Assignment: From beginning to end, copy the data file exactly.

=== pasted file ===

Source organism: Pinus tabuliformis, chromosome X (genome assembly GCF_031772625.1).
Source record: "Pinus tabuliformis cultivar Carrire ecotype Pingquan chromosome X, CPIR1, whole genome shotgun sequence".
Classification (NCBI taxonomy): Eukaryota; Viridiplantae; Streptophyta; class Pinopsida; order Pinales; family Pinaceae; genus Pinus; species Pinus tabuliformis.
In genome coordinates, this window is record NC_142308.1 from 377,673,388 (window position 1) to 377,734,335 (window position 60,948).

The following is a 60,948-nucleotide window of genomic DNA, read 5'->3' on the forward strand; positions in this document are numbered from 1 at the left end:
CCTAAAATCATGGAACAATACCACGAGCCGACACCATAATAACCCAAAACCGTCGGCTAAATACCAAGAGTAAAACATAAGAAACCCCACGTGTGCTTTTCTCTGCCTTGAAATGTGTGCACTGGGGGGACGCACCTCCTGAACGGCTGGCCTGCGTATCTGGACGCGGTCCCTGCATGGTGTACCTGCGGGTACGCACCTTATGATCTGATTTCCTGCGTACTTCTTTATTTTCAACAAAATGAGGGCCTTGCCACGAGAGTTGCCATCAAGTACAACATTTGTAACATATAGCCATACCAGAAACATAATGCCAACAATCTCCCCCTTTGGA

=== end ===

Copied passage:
Source organism: Pinus tabuliformis, chromosome X (genome assembly GCF_031772625.1).
Source record: "Pinus tabuliformis cultivar Carrire ecotype Pingquan chromosome X, CPIR1, whole genome shotgun sequence".
Classification (NCBI taxonomy): Eukaryota; Viridiplantae; Streptophyta; class Pinopsida; order Pinales; family Pinaceae; genus Pinus; species Pinus tabuliformis.
In genome coordinates, this window is record NC_142308.1 from 377,673,388 (window position 1) to 377,734,335 (window position 60,948).

The following is a 60,948-nucleotide window of genomic DNA, read 5'->3' on the forward strand; positions in this document are numbered from 1 at the left end:
CCTAAAATCATGGAACAATACCACGAGCCGACACCATAATAACCCAAAACCGTCGGCTAAATACCAAGAGTAAAACATAAGAAACCCCACGTGTGCTTTTCTCTGCCTTGAAATGTGTGCACTGGGGGGACGCACCTCCTGAACGGCTGGCCTGCGTATCTGGACGCGGTCCCTGCATGGTGTACCTGCGGGTACGCACCTTATGATCTGATTTCCTGCGTACTTCTTTATTTTCAACAAAATGAGGGCCTTGCCACGAGAGTTGCCATCAAGTACAACATTTGTAACATATAGCCATACCAGAAACATAATGCCAACAATCTCCCCCTTTGGA